For instance, my consultants encouraged me to study the history of postal systems from ancient times to today, and to ask what it was that mail–which I had mostly seen as mundane–stands for in the lives of people. They asked, “Do you think every article of mail carries with it the feelings of people? Can you have more awareness of that as you handle a letter or package?” As I studied this, I saw that that moment when we approach our mailbox, we’re hoping for discontinuity – for something new to add to our lives – and also, we’re hoping for continuity: to feel a connection with the wide world: “What might come to me today from across town or from someplace who knows how far away?” Further, we want to feel through that experience that the world sees us, acknowledges us, even likes us. And this feeling really is continuous with our hope for our lives at all times – that we and the world can, as Eli Siegel wrote, “make a team.” Aesthetic Realism shows plainly that to succeed in feeling the world likes us, we need first to do all we honestly can to like it.
In the song, we get another call-and-response section, followed by verses 3 and 4 where, as I said, the backup singers get into even more interesting patterns of long and short syllables. Then comes the wonderful last section. Gladys Horton calls out “You better wait a minute! Wait a minute!” While the backup singers interpose: “Wait! Wait a minute Mr. Postman!” The handclaps return with their broken-and-ongoing rhythm (which the drum has been maintaining all along). And while lead singer, backup singers, handclaps and piano overlay each other in counterpoint and syncopation, all the time we feel that steady march of eighth-note beats connecting it all together in one stream – even during those moments of sudden pause—for the exclamations, “Please check and see just one more time for me!” and of course the famous, “Deliver the letter the sooner the better!”
There’s a feeling of great urgency. We almost can see a girl running down the street calling after the postman. And Gladys Horton’s voice – plaintive, sometimes lyrical, sometimes husky, even raspy – conveys, with the help of the backup singers, that urgency. Meanwhile the song is never hurried. There is a steady, almost casual feel to the way the whole thing proceeds.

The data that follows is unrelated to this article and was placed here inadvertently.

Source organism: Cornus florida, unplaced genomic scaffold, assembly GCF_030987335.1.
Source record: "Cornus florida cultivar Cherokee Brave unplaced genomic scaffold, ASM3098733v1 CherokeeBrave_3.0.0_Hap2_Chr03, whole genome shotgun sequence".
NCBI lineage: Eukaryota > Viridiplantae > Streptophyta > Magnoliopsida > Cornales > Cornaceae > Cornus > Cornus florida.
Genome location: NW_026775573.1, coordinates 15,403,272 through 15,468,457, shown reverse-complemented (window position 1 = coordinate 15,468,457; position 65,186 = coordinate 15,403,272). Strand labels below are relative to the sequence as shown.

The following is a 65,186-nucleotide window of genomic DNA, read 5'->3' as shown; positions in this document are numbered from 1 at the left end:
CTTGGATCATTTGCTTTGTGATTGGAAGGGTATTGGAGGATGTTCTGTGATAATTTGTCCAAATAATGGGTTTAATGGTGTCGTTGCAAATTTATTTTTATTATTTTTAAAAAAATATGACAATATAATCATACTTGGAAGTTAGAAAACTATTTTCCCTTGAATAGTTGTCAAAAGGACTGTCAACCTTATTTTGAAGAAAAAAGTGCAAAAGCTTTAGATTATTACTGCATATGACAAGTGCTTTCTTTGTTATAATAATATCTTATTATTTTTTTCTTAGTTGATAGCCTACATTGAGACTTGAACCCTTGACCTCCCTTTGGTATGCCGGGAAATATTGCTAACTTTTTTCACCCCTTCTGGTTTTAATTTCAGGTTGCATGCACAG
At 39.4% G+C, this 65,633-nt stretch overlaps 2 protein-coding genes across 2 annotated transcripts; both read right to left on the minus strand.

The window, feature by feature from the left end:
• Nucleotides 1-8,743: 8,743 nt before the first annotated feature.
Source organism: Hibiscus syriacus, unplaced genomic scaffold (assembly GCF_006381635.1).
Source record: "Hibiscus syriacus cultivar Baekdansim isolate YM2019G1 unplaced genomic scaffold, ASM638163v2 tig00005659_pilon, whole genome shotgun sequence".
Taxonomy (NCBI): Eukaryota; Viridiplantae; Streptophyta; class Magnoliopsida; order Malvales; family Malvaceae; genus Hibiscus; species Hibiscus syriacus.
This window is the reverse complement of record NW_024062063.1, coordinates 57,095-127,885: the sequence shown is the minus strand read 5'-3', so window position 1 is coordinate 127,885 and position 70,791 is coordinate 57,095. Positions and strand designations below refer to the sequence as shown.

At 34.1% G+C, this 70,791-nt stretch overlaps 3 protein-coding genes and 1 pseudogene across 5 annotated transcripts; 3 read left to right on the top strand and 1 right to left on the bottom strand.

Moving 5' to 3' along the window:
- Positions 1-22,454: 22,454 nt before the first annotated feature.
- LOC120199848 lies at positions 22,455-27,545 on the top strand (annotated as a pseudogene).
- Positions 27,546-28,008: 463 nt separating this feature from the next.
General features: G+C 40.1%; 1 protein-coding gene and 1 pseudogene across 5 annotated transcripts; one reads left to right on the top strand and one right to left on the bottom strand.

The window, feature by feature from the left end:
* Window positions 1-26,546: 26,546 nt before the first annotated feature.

Eli Siegel, in my opinion, described the essence of rock and roll when, in a lesson, he called it “the blare of agony” while showing also that the upshot is pleasure. This song has that blare of agony, but don’t we feel happy as we hear it? I’m grateful to be seeing more about why this matters through a discussion with me in an Aesthetic Realism class, where I asked about a tendency I sometimes had to feel hurt. Ellen Reiss surprised me when she asked whether I thought Mr. Siegel’s explanation of rock ‘n roll could in any way be used wrongly by me to feel that, yes, it’s an expression of pain, but to stop there. And she continued:
Any time in art, if being hurt and pained are presented truly, there is pleasure. Is something in you less ready to get to that than the assertion of a certain hidden pain? …Whenever pain is presented with form it is no longer just pain. It is pain given so much form that there’s joy. I think you could benefit from that more.
I love this discussion, and I am benefiting from it very much! I’m using it to criticize myself happily. Yes, like everyone, there are difficulties, obstacles that I meet, pain that I experience – but any time I try to sell myself the idea that that’s the last word, it’s a lie! I have such a rich and happy life because I learned the difference between contempt and respect and I’ve seen that the world has a permanent, beautiful, lovable structure that one can always count on.
“Please Mr. Postman,” in its presentation of continuity and discontinuity, separateness and togetherness, pain and joy as one– and in its transmitting such joy to us in the process–tells the real story! Here’s the remainder, including all of that glorious last section:
Learn more: AestheticRealism.org